Improving our students’ proficiency in English is one of the key initiatives outlined in the Malaysia Education Blueprint 2013-2025. It is also one of the challenges identified under the National Key Results Areas of the Government Transformation Programme to ensure quality education — a task undertaken by the Performance Management Delivery Unit (Pemandu).
Malaysia is a trading nation, unlike countries like Germany, Japan, South Korea and even Indonesia, which have strong domestic markets. According to statistics provided by Pemandu, our country’s trade percentage of GDP is ranked fourth, after Hong Kong, Singapore and Vietnam. Malaysia is highly dependent on trade, with its ratio of trade to overall economic activity among the highest in the world.
The Asean bloc, of which Malaysia is a part, is the third largest economy in Asia after China and Japan. Needless to say, the official language in Asean is English. So, we know that we need English, without which we will not be able to converse with our trading partners, apart from Indonesia, Brunei and south Thailand. And yet, our students are facing challenges in mastering the language, falling short of fulfilling the nation’s aspiration to be at least bilingually competent.
Among all the subjects in the national examinations, English language sees the weakest performance. More than 20% fail English in UPSR, PMR and SPM. The problem escalates into another grim situation where 62% of university candidates fail to meet the minimum English proficiency requirement for entry into public universities, and worse, 48% of job-seekers are turned down by employers solely because of their weak English. Our students are exposed to English as a subject for at least 11 years but evidently, this is not enough.
In 2010, the policy of MBMMBI — the upholding of the national language and the strengthening of the English language — was introduced. Its aim is to increase exposure to English language through various initiatives at a gradual pace.
The three main programmes under MBMMBI are: Linus (literacy and numeracy screening), an intervention programme aimed at ensuring that lower primary school students possess basic literacy and numeracy skills before entering Standard 4; Pro-Elt (Professional Upskilling of English Language Teachers), a development programme catering for teachers who need to improve their English teaching skills; and HIP (Highly Immersive Programme)/DLP (Dual Language Programme).
HIP/DLP are practical approaches, encouraging the application of the English language outside the classroom. These programmes are done in progressive stages to ensure that the students are prepared at every level, so that they gradually advance to the next level.
There has been much emphasis on DLP, the pilot programme that enables 300 schools that fulfil certain criteria, and the parents, to choose to have science, mathematics, ICT and design technology to be taught in English.
But HIP deserves attention too. It is about using English in and around the school. Ideally, every school should be encouraged to run HIP, not just the pilot schools. School leaders and administrators should take a proactive approach to get the HIP toolkit, which should already be available. District and state education offices should be accountable for monitoring their performance and progress.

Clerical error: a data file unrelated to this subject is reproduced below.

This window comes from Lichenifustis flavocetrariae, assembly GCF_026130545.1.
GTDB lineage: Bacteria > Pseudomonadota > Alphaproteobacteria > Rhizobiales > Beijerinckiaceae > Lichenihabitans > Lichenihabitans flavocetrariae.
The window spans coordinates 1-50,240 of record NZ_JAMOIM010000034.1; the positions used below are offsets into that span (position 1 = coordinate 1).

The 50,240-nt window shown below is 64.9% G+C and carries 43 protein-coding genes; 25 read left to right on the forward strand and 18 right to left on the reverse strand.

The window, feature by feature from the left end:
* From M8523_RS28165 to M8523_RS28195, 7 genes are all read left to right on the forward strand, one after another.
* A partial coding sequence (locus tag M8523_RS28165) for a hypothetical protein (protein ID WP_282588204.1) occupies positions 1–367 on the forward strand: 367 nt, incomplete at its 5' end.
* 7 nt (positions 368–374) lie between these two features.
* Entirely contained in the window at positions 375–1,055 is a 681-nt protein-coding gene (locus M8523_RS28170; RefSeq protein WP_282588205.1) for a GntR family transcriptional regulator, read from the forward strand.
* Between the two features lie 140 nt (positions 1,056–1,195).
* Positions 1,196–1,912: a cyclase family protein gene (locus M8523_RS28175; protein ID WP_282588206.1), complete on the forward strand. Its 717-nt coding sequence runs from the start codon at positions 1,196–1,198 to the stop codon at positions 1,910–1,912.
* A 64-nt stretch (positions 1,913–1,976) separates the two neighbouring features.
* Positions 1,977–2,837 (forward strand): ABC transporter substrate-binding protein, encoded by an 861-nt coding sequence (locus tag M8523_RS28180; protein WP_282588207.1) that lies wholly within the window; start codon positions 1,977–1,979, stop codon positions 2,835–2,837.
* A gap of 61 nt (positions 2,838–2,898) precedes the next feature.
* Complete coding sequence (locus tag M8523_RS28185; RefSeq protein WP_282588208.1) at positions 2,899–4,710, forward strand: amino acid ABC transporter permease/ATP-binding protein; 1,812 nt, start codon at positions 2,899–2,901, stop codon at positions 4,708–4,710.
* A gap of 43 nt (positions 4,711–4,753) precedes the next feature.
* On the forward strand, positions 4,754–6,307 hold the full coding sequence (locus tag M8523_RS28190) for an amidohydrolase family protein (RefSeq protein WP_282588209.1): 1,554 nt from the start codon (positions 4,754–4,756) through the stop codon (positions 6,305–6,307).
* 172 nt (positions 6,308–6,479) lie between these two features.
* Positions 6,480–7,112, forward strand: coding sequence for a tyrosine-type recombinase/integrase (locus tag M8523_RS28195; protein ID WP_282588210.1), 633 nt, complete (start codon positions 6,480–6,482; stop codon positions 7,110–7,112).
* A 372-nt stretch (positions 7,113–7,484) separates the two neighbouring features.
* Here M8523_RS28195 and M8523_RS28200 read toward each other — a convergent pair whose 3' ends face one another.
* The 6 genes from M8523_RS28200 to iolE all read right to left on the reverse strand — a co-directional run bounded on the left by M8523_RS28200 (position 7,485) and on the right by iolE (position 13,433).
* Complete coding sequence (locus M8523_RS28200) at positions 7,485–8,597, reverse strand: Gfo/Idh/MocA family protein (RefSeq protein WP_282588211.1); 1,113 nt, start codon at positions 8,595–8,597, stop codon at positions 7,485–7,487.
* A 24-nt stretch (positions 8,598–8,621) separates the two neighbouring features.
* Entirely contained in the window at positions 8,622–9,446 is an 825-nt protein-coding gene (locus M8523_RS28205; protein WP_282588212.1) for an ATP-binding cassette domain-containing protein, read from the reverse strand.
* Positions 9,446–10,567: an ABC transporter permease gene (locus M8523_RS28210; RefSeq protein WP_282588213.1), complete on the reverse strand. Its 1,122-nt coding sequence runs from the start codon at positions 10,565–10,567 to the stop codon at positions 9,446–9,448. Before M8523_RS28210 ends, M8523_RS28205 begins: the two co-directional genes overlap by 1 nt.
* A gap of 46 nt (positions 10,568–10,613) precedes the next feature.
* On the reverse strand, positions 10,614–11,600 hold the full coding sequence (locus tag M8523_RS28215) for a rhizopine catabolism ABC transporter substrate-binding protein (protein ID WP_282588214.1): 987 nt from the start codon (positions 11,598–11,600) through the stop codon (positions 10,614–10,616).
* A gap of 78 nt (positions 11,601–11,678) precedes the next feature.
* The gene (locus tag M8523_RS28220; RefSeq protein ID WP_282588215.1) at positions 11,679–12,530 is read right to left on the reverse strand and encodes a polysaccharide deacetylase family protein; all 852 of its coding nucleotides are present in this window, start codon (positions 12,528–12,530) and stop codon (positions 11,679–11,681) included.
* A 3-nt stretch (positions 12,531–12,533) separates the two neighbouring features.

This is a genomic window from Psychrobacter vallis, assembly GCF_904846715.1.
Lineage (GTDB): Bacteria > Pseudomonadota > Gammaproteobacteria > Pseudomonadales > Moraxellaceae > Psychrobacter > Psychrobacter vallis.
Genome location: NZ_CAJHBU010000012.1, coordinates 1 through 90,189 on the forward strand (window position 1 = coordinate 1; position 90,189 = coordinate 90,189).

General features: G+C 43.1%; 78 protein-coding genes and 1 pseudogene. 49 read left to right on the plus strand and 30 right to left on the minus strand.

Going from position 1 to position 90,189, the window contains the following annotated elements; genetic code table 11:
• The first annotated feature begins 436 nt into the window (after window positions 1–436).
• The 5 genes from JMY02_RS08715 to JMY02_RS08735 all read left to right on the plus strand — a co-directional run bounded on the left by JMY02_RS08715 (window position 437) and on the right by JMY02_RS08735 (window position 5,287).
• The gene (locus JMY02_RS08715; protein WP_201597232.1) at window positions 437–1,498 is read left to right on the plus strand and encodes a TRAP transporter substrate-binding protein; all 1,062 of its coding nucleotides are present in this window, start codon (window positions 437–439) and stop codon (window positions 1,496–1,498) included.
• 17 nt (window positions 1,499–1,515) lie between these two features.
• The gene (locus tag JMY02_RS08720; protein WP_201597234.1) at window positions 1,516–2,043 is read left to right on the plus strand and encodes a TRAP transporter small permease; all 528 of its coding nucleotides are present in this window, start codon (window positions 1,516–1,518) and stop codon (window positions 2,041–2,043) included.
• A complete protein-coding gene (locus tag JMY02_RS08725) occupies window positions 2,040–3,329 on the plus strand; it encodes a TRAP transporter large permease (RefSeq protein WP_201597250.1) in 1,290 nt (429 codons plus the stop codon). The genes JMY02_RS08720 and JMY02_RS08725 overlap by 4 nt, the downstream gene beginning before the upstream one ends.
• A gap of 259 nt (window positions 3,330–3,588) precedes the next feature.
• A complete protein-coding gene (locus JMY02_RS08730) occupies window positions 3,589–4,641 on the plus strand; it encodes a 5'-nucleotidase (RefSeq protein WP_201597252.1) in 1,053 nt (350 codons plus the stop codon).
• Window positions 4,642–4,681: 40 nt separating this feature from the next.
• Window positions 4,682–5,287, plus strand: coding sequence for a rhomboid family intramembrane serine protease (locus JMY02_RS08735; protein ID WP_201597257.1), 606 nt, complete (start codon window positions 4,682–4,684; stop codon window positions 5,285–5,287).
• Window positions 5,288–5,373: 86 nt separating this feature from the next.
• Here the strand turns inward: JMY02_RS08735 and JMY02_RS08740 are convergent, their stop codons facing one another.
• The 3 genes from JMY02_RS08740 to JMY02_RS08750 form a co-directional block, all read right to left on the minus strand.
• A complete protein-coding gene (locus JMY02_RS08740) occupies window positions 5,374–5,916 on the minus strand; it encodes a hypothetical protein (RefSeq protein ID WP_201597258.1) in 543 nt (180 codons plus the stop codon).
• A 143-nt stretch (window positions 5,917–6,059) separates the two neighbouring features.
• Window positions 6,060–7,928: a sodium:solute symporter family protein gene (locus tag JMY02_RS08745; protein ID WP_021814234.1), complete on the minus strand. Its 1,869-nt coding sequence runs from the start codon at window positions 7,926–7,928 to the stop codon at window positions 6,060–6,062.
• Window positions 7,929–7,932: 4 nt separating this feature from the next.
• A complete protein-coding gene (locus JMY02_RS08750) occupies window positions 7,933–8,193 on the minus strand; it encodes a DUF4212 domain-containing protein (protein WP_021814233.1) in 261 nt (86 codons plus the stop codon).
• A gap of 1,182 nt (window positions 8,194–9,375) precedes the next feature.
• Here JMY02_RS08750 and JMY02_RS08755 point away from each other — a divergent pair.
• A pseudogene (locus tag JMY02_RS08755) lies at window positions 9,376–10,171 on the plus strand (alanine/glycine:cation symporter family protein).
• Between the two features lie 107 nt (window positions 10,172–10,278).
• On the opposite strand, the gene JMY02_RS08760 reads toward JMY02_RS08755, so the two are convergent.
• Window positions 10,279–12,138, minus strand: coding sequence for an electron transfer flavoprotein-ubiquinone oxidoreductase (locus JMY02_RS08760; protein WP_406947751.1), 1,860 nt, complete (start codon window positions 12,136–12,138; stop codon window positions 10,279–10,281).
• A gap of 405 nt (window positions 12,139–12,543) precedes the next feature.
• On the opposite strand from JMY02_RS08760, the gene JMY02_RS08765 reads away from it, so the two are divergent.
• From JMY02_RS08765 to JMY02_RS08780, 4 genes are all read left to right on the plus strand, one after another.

As a concept, HIP is not new. In fact, in 1999, the then Minister of Education, Datuk Seri Najib Razak, issued a circular to schools to run a similar programme. Improving and increasing the contact time of English, its usage on bulletin boards, school corridors, display materials and artwork, choral speaking, drama, jazz chants, poetry recitals, story-telling, quizzes, games and debates were some of the recommended activities.
In addition, there was to be English day/week/month programmes, the use of English at school assemblies and in announcements, and the encouragement of school-wide reading habits, including among teachers. These were just some of the suggestions made to encourage the students and teachers to embrace, practise, apply and, most importantly, not shy away from using English outside the classroom.
The success of such programmes depends largely on the school principals and key teachers. Not many schools are privy to such leadership. It is therefore not surprising that the programme did not take off like it should have, like many other ideas that have been generated throughout the years.
There is an obvious and glaring gap between what is planned and what is implemented. It is evident that these plans fail because there are ineffective resources, and a lack of checks and balances to ensure that the activities are implemented properly and that problems are dealt with promptly.
The difference between the HIP of 1999 and the current one is that there is PADU (Education Performance and Delivery Unit) and Pemandu. PADU is tasked with ensuring that these programmes are closely monitored and implemented properly, and that schools are given support and guidance to meet their performance indexes.
We cannot afford to waste any more time where English proficiency among our students is concerned. Everyone needs to be on board in this effort, whether or not one agrees with the method being used. One should be positive and look at the potential.
This is about the economy and ensuring that the people are given a chance to reap the economic gain. And yet, there are some of us who refuse to see the real issue. Instead, they turn it into another polemic based on misrepresentations that the national language would lose out in our attempt to improve English proficiency and overcome the predicament that our people are caught in.
English proficiency may not be the measure of one’s intelligence but it builds confidence, apart from giving one a better chance to prosper economically in this region. Like Einstein said, the measure of intelligence is one’s ability to change.